Sven Schüle (engine author: Jumbo, KnockOut, Surprise)

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flok
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Re: On-line engine blitz tourney July

Post by flok » Sun Aug 05, 2018 7:36 pm

hgm wrote:
Sun Aug 05, 2018 7:18 pm
Well, I am back home now, so I have again access to the winboard.nl server.

But for reasons I don't fathom I seem utterly incapable of making any changes in the ICS. That is, I can change the source code, rebuild through 'make', verify that the changed .c file indeed compiled without errors and produced a .o file, verify that the chessd executable and chessd.so library have the new 'last modified' date, and then restart those. But that never seems to change what the ICS does. If I add printf statements, nothing gets printed. If I change messages it does print (which, according to 'grep', occur only once in the code), it continues printing the old messages which no longer occur in the code at all.
compare the output of
which chessd
with where you expected it is to be

oh and did you do make install?
www.vanheusden.com: Micah / Embla / PuppetMaster / DeepBrutePos / Pos / Feeks

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Re: On-line engine blitz tourney July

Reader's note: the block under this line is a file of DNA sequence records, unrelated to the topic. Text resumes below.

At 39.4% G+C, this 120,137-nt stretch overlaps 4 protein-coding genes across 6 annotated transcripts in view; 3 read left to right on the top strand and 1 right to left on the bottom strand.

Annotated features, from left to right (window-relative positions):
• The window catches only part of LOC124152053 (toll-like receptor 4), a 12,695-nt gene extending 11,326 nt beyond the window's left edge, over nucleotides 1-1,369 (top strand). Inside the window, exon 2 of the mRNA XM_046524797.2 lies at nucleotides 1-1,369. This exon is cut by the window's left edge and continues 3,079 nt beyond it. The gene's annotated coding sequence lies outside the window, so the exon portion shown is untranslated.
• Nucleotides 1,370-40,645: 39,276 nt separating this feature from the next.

Post by jdart » Sun Aug 05, 2018 7:42 pm

If modifying the library you can also use ldd on the executable to verify where its dependencies are loaded from. If it is not loading the correct .so you can set LD_LIBRARY_PATH to the correct location.

--Jon

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Re: On-line engine blitz tourney July

Post by hgm » Mon Aug 06, 2018 2:38 pm

OK, the problem was indeed that the .so file was not sought in the expected (by me) location, although there was one in the expected location (which I then naively replaced).

Unfortunately the decrypting is not as easy as I thought. It is easy to decrypt what openseal produces, because it restarts the encryption process for every new line. Unfortunately it appears the 'official' timeseal does not do that, and seems to encrypt lines in a way that depends on how the previous line was encrypted. In particular, it does not use the encryption key starting at the beginning, but starts somewhere in the middle of it.

The official decoder must thus be smarter than a decpder that just inverts what openseal does: it must know where to start using the key for each new line it receives, rather than just start at the beginning. That it nevertheless is able to decode what openseal produces means that the encryption must have some way to explicitly 'reset' the key, forcing the decryption to start using it from the beginning.